The importance of the Benedictine phenomenon in the Middle Ages is evident in a number of reliable sources and in the European history itself. The compelling authenticity of the phenomenon is demonstrated by the remarkable continuity of traditions, thanks to the present day monastic presence that has perpetuated for centuries as a possible model of humanity and sustainable development.

The conservation of the landscape and the preservation of the monuments in their material aspects and in their relationship with the natural environment is the result of a centuries-old spiritual tradition and sentiment. The monastic settlements in their monumental and natural landscape are also special documents of an artistic, innovative and authentic language, the Romanesque phenomenon, where heterogeneous building traditions are combined in a new synthesis of forms and spaces. The consistency of original architectural structures is also guaranteed by the presence - in most of the monuments - of medieval sculptural programs, paintings and stuccos.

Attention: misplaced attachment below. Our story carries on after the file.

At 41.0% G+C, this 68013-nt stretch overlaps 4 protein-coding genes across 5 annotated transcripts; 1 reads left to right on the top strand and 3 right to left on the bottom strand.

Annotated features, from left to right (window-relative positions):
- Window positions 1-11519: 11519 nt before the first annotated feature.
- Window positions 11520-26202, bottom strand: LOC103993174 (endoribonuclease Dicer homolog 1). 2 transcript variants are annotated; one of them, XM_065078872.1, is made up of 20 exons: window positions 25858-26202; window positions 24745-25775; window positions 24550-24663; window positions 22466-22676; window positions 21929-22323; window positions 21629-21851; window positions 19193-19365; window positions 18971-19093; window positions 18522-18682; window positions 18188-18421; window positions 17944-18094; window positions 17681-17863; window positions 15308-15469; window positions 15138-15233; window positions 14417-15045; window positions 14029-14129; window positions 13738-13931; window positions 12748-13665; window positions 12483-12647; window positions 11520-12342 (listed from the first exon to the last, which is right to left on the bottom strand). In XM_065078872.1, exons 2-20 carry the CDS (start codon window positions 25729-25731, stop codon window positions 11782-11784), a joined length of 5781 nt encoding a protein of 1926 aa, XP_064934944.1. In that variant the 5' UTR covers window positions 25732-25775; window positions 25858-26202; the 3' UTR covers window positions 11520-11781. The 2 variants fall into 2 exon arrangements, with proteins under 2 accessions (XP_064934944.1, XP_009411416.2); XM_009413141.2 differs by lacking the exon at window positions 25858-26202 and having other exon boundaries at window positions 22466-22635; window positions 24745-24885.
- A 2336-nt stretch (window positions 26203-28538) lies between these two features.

The eight selected settlements represent in full measure all the features that characterized the phenomenon of Benedictine monasticism, from its birth to its development in the Middle Ages, especially during the Romanesque period.

The series of monuments as a whole contains all the necessary elements to express the outstanding universal value, from the first settlements in inaccessible and suggestive places, to the regulated and uniform architectures, in which each single component combines in an original way its relationship with the natural environment, its artistic elements - sculptures and paintings - and becames an integral part of the Benedictine cultural landscape.